As students become more proficient musicians, a key way to motivate them to continue learning and to encourage their independence is to find music they enjoy learning and performing. This continues to build their confidence and skills — and it’s fun!
DISCOVER MUSIC TASTES
An important first step in finding music that your child loves to learn, is to find out what types of styles and genres he likes. What music does he prefer listening to on the radio or iPad? Is there a certain type of assigned music from lessons that your child really enjoys playing? Is there a style that is a struggle for him? This will give you hints as to what type of music he might enjoy learning on your own.
While finding something a bit more challenging in skill level can be a good motivator, it can also lead to frustration, discouragement and overwhelm. Finding something that is attainable and level-appropriate will help lead to a more successful experience. Checking out the music before purchasing at a local music store — or viewing a sample page online — is helpful in comparing it to the current music you or your child is learning.
LIST OF MOTIVATIONAL PIECES
I’ve been teaching music for quite awhile, and try to include many arrangements of my own — or in the public domain — that I think students will enjoy playing within my online courses. Of course, there are many fantastic collections and solos that my students and children have enjoyed learning through the years that are not part of my online courses due to copyright laws. Here are some that I teach when I find students are in a bit of a “practicing slump” and need something fun to play and exciting to learn (some of these include my affiliate links to purchase):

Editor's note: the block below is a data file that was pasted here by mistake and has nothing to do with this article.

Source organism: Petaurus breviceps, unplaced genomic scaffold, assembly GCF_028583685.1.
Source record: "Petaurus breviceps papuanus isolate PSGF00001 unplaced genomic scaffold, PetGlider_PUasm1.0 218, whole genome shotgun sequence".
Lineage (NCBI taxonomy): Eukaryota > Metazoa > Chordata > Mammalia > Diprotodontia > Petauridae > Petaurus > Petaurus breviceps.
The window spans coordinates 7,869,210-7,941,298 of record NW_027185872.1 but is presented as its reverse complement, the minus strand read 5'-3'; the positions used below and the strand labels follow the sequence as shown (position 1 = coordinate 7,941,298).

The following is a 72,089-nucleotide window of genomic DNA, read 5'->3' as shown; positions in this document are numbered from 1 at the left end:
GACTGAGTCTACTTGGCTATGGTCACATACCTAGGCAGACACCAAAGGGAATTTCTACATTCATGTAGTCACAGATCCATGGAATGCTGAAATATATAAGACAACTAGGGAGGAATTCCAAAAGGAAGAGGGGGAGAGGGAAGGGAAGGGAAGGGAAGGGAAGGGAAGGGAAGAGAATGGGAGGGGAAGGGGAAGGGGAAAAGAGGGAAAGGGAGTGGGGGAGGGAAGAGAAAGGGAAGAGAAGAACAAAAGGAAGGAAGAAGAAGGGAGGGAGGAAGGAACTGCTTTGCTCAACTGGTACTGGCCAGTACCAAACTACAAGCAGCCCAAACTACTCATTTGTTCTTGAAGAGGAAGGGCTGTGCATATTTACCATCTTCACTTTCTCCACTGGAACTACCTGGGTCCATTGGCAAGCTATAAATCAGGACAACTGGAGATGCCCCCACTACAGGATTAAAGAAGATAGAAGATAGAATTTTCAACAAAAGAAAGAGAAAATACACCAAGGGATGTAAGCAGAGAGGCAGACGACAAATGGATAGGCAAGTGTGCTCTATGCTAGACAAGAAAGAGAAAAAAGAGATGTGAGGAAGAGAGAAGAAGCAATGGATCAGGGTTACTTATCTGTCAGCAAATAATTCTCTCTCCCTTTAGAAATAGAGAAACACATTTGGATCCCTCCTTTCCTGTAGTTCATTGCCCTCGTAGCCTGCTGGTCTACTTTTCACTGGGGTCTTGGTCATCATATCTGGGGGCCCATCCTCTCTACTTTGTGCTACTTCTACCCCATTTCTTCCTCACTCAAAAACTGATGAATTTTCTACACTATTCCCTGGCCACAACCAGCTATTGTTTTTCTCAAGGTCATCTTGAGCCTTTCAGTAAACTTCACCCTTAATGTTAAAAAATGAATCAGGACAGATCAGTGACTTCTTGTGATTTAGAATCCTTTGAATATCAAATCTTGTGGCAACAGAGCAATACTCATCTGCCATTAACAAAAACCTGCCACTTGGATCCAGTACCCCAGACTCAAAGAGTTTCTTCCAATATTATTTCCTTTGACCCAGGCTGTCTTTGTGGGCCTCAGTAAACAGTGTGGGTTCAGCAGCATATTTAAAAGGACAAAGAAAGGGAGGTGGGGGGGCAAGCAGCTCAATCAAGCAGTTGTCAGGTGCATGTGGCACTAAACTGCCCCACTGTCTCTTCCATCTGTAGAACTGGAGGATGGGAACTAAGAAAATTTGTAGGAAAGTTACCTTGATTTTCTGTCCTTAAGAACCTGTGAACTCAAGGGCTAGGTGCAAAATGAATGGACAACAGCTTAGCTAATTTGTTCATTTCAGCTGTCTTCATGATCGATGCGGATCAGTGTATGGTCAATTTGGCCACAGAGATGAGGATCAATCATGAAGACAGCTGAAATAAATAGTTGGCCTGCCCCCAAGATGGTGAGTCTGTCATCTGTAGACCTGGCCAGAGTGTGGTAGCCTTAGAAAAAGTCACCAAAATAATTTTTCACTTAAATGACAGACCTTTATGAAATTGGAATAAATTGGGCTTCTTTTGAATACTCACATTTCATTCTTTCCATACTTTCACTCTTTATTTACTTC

Famous & Fun Deluxe Collections by Carol Matz
These collections of pieces from Carol Matz are ones I love to use during the summer months with students at my studio. They include standard classical pieces, fun songs from movies (such as Star Wars or Harry Potter), pop music and a few duets. There are many levels in this series, so even students in their first year of piano can find a suitable collection for their skill level.
Especially for Boys by Dennis Alexander
I love this collection — boys OR girls! Songs about frogs and snakes and aliens and dogs. Exciting melodies and interesting styles make this book a fun one for a student who has been in lessons for a few years. (Late elementary level.)
Jazz, Rags & Blues Collections by Martha Mier
I have many students who adore playing jazz, but do be warned: jazz is DIFFICULT! These collections are a fun introduction to that genre, but I would recommend beginning even the first book only when reaching the intermediate level of piano studies.
That’s Cool by Robert Vandall
Robert Vandall is a favorite composer of mine, and I had the great joy of attending one of his workshops a number of years ago when I lived in Milwaukee. This solo is a favorite among my students and is a good fit for an elementary-level pianist.
Anything by Lorie Line
Lorie Line is dear to my heart as her music is what encouraged by own independence as a musician. She has beautiful books that contain arrangements of hymns, pop tunes, patriotic songs, songs from musicals and FANTASTIC holiday collections. Her Practice, Practice, Practice! series is good for students in the early intermediate level. You can also purchase and download sheet music for solos on her site. (Side note: she also gives BEAUTIFUL concerts, if you ever have the chance to see her live!)
I’ve Gotta Toccata by Bill Boyd
Another fun solo, this is one my students love playing because the exciting 5-finger theme of the piece moves all over the keyboard. A nice one for a late elementary musician — and a great one for performances!
Beginning Sonatinas by Lynn Freeman Olson
This collection is a fantastic way to introduce younger students to the form and structure of sonatinas. The melodies and patterns are accessible and fun to play. I use this book for many of my late elementary piano students.
Celebrated Solos Series by Robert Vandall
Another student favorite, this book has some fun pieces for elementary-level students. Each piece has a unique style and sound to it. In Book 1, my students adore “Hurry Scurry” and “Witches’ Waltz” is a fun one to teach during the month of October.
Sugar Cookies by David Carr Glover
For early level pianists, this playful piece is fun and helps students practice articulation — legato & staccato.
Accidental Wizard by Phillip Keveren
Another nice solo for early level pianists, this piece has a bit of a mysterious melody to it, and is a great way to reiterate sharps, flats and natural symbols.